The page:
Plans to abolish character references in sexual offence cases pushed back yet again 

Plans to abolish the controversial use of character references in trials involving sex offenders have been put on hold for at least another three years. Another devastating blow for victims and survivors of SA and GV.

Plans to abolish the controversial use of character references in trials involving sex offenders have been put on hold for at least another three years. Another devastating blow for victims and survivors of SA and GV. 

Character references have no place in sexual offences cases – they feed into victim blaming and rape myths that serve to simultaenously discredit survivors while protecting abusers. They undoubtably contribute to the indefensibly low conviction rate of sexual offences and rape in our court system. 

The use of character witnesses in trials and at sentencing hearings “further traumatises the victims and survivors” as Sonya McMullan, Women’s Aid regional services manager put it. They serve to perpetuate the dangerous idea that if you’re charming and well liked, you cannot be an abuser. And by the same token that if you’re an imperfect person whose behaviour or moral character can be questioned, you cannot be a victim of abuse – in essence, a thinly veiled notion that you deserve it, or were asking for it.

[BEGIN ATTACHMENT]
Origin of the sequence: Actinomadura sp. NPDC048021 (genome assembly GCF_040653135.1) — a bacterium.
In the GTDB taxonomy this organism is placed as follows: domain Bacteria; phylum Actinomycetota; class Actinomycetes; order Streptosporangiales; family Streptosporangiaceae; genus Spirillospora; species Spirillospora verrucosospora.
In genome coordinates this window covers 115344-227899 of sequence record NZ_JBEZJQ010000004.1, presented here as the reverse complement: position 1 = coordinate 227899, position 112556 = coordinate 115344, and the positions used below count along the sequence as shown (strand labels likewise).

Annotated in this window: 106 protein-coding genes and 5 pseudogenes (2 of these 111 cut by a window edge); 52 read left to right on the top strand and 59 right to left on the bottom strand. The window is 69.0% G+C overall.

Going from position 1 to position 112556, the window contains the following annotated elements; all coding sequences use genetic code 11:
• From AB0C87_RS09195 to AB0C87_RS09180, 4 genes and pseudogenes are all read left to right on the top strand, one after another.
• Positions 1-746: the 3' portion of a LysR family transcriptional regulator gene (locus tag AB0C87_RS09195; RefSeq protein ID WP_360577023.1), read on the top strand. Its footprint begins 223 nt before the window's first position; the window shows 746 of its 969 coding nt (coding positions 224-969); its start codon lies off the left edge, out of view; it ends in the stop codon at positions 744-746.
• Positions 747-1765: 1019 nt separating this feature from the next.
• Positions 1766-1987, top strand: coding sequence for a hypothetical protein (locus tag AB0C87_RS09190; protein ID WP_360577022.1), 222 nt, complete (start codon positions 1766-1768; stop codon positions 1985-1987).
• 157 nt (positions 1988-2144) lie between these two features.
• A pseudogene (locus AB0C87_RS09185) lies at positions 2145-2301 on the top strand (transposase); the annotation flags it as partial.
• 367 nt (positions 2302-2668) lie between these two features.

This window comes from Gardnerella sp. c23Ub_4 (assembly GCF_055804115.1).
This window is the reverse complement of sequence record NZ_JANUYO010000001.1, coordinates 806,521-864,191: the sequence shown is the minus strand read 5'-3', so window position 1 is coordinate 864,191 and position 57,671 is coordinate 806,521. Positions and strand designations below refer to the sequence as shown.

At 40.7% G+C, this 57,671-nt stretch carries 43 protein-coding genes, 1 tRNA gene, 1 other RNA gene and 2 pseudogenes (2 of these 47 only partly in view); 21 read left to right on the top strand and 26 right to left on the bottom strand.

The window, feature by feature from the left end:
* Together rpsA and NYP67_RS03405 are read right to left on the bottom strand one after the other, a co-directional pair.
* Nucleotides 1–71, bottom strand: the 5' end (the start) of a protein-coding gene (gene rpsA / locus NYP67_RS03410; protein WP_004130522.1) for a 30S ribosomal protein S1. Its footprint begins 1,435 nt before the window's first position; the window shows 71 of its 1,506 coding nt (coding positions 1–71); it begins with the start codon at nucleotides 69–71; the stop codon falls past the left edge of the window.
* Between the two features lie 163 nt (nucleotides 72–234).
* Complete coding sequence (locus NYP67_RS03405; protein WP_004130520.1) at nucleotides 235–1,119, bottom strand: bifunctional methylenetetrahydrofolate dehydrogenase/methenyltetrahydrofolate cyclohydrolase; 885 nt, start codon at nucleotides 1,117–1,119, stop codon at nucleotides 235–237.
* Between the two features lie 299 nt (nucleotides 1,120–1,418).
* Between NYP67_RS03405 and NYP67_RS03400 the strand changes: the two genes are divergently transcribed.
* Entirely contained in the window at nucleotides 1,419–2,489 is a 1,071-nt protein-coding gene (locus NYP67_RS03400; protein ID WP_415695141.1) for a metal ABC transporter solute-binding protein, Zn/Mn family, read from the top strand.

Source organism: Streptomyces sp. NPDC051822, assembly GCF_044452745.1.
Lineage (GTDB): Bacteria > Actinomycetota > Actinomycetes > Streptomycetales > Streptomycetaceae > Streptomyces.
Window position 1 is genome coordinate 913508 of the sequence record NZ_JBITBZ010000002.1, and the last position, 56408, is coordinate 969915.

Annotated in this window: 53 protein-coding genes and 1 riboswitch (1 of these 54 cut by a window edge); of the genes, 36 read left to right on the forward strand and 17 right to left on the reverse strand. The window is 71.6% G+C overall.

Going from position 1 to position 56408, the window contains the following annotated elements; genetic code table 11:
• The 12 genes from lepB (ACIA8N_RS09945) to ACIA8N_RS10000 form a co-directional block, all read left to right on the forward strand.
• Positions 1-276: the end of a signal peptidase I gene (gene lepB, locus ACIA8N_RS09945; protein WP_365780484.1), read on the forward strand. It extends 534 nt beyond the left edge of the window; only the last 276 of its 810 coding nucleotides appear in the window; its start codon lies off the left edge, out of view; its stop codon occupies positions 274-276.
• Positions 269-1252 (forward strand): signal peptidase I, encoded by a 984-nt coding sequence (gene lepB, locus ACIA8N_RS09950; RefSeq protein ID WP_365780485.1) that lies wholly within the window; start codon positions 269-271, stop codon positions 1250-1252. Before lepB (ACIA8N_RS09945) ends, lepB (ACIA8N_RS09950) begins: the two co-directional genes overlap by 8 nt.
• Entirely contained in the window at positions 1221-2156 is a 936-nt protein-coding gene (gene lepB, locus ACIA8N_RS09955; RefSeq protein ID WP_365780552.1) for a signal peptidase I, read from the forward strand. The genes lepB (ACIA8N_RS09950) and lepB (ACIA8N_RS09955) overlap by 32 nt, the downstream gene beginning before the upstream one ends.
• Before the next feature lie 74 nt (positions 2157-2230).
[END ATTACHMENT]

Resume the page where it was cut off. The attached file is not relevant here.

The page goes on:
We cannot and will not accept more setbacks for victims and survivors of SA / GV. We’re 3 months in to Stormont’s return and already we’re seeing a roll back on the grand plans and promises made by those across the political spectrum. The reality of a £2 Billion deficit in the budget poses a huge issue –  as time and time again we see how essential services and policy measures are the first to be cut in times of ‘financial difficulty’. We’re told the same story every time: no funding for Regina Coeli hostel;  no funding for Nexus; not enough money for Women’s Aid; and now this. The wealth and resources absolutely exists in society to implement what in reality is the bare minimum when it comes to tackling misogyny and GV.

The need for wider change and a transformation of society on every level couldn’t be more clear.   On the basis of a system where wealth is hoarded and privately owned, where ‘money saving’ = budget cuts and attacks on essential services for working class people i.e., more misery and hardship for working-class people, victims and survivors of GV will always be let down and disregarded. The gains that we do win – will always be in jeopardy, as we have seen with the erosion of our NHS, the attacks on our rights including bodily autonomy and now the blockages on attempts to introduce progressive legislation on the issue of GV. 

This will require a united and sustained struggle of working class people of all genders, young people, and our trade unions to fight for a needs-based-budget, i.e. a budget that actually meets the needs of our society. Beyond that – the necessity to build the socialist feminist movement in our workplaces, our trade unions, our schools and homes is urgent. Stormont should not be let off the hook at any point.

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